Headhunter

5-73 CAV and Their Fight for Iraq's Diyala River Valley

Peter C Svoboda

The story of the 15-month deployment of 5/73 Cav to Iraq in 2006-07, in the soldiers' own words.
Date Published :
September 2020
Publisher :
Casemate
Contributor(s) :
William B. Caldwell
Illustration :
24 photographs
Format Available    QuantityPrice
Binding. : Hardback
ISBN : 9781612009278

Dimensions : 9 X 6 inches
Stock Status : Not Yet Published. Available for Pre-Order
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$34.95

Overview
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Selected in 2005 by the Army to be the first airborne reconnaissance squadron, 5th Squadron, 73rd Cavalry Regiment, better known as 5-73 CAV, was formed from 3rd Battalion, 505th Parachute Infantry Regiment. The members of the squadron were hand-selected by the squadron command team, Lieutenant Colonel Poppas and Command Sergeant Major Edgar. With just more than 400 paratroopers, they were half the size of a full-strength battalion and the smallest unit in the Panther Brigade.

The squadron deployed to eastern Diyala in August, 2006. Despite their size, they were tasked with an enormous mission and were given the largest area of operations within the brigade. Appropriately for a unit known by the call sign of its CO—Headhunter—5-73 would go on to pursue various terrorist factions including Al Qaeda in Iraq. They got results, and 5-73 was awarded the Presidential Unit Citation for launching the Turki Bowl campaign from November 2006 to January 2007 against insurgent groups in Diyala Province. However the toll would be heavy—the squadron lost twenty-two paratroopers during the deployment

Headhunter is a unique account of the War on Terror. It’s a soldier’s story, told by those very paratroopers who gallantly fought to tame Diyala. Based on dozens of interviews conducted by the author, the narrative describes the danger of combat, the loss of comrades and the struggles of returning from a deployment. The voice of the families left behind are also included, describing the challenges they faced, including the ultimate challenge—grappling with the death of a loved one. This book explores the human dimensions of loss and struggle and illustrates the sacrifices our service members and their loved ones make.

About The Author
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Peter C. Svoboda divides his time between writing and working as a healthcare emergency management planner. He was previously a firefighter for twenty-five years. He volunteers as a museum docent at the National Museum of the United States Army. Pete Svoboda’s dad is the reason he wrote Headhunter. He was inspired by his dad’s World War II service in the airborne forces along with a desire to tell the story of this current generation of paratroopers. Pete is married, has three children, a granddaughter and another expected in July 2020. He and his wife live in Richmond, Virginia.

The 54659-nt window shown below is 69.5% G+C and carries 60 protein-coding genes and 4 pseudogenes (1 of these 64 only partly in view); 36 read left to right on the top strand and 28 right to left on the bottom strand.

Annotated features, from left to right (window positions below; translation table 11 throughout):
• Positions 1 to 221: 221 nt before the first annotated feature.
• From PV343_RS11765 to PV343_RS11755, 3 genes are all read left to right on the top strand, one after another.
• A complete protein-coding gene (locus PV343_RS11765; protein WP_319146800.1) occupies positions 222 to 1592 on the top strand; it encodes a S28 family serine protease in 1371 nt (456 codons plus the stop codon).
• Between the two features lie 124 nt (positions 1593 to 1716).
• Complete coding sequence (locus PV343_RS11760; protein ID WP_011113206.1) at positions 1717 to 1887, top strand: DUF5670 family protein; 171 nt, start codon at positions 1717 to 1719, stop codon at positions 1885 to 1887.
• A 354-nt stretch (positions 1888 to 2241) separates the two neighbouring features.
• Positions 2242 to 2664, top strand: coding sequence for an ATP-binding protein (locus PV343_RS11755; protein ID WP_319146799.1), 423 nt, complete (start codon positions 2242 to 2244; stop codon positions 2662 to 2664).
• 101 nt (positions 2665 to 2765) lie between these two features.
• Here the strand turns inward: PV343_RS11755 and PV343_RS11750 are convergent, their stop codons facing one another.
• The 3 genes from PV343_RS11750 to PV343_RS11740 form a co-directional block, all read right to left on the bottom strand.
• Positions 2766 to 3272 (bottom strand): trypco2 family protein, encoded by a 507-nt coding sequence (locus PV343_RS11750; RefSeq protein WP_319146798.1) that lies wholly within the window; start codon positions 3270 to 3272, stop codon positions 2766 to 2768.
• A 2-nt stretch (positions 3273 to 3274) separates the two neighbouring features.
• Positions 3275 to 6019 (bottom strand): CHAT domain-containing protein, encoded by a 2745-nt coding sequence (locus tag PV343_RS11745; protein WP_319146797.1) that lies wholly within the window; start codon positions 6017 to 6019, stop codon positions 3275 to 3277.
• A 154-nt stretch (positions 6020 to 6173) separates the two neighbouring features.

TABLE OF CONTENTS
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Dedication
Foreword
Preface
Introduction
Chapter 1 Push Forward
Chapter 2 Alpha Troop and Patrol Base Otis
Chapter 3 AO Headhunter
Chapter 4 Turki Bowl I
Chapter 5 November 15, 2006
Chapter 6 November 16, 2006
Chapter 7 Stairway to Heaven
Chapter 8 The Lost Boys of Alpha Mortars
Chapter 9 Turki Shaping Operations
Chapter 10 Turki Bowl II
Chapter 11 Tightening the Noose
Chapter 12 Hot Chow
Chapter 13 Clear, Hold, Build
Chapter 14 Operation 300
Chapter 15 Marathon
Chapter 16 Troy
Chapter 17 As Sadah—March 17, 2007
Chapter 18 Minotaur
Chapter 19 Qubbah
Chapter 20 Hardship of Loss
Chapter 21 Long Shots & Landslide
Chapter 22 April 7, 2007
Chapter 23 As Sadah—April 23, 2007
Chapter 24 We Regret to Inform You
Chapter 25 Tim Cole
Chapter 26 Olympus, Hoplite and Pericles
Chapter 27 Church, Duran and Home
Epilogue
Endnotes
Acknowledgments

REVIEWS
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“Svoboda chronicles the little-known saga of Task Force 300, a group of four hundred 82nd Airborne paratroopers who punched far above their weight in the battle for Iraq’s Diyala River Valley. Based on copious interviews and in-depth research, the narrative dives into the experiences of the entire unit: from the staff planning the complexities of combined arms support, to squads with their boots on the ground engaged in desperate firefights against a determined and merciless enemy. This is a story of brotherhood, tragedy and valor.”

- James M. Fenelon, Author of "Four Hours of Fury: The Untold Story of WWII’s Largest Airborne Invasion"

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